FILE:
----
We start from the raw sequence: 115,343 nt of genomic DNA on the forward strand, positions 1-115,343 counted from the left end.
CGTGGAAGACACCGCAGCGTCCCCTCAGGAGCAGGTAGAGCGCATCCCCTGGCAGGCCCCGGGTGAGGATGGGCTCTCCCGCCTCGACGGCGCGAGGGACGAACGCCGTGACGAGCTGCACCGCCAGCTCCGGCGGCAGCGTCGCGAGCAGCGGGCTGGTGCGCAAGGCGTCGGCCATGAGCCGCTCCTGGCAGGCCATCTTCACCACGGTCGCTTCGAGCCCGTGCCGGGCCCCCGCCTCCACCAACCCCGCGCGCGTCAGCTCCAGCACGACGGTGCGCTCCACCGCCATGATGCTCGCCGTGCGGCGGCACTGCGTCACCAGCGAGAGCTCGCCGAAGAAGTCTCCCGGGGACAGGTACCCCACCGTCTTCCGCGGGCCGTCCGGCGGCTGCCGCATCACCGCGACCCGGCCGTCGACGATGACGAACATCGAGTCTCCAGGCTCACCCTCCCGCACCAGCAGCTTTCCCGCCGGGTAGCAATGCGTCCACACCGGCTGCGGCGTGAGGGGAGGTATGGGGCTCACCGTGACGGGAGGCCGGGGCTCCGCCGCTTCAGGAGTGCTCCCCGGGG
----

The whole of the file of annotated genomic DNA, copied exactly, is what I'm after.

We start from the raw sequence: 115,343 nt of genomic DNA on the forward strand, positions 1-115,343 counted from the left end.
CGTGGAAGACACCGCAGCGTCCCCTCAGGAGCAGGTAGAGCGCATCCCCTGGCAGGCCCCGGGTGAGGATGGGCTCTCCCGCCTCGACGGCGCGAGGGACGAACGCCGTGACGAGCTGCACCGCCAGCTCCGGCGGCAGCGTCGCGAGCAGCGGGCTGGTGCGCAAGGCGTCGGCCATGAGCCGCTCCTGGCAGGCCATCTTCACCACGGTCGCTTCGAGCCCGTGCCGGGCCCCCGCCTCCACCAACCCCGCGCGCGTCAGCTCCAGCACGACGGTGCGCTCCACCGCCATGATGCTCGCCGTGCGGCGGCACTGCGTCACCAGCGAGAGCTCGCCGAAGAAGTCTCCCGGGGACAGGTACCCCACCGTCTTCCGCGGGCCGTCCGGCGGCTGCCGCATCACCGCGACCCGGCCGTCGACGATGACGAACATCGAGTCTCCAGGCTCACCCTCCCGCACCAGCAGCTTTCCCGCCGGGTAGCAATGCGTCCACACCGGCTGCGGCGTGAGGGGAGGTATGGGGCTCACCGTGACGGGAGGCCGGGGCTCCGCCGCTTCAGGAGTGCTCCCCGGGG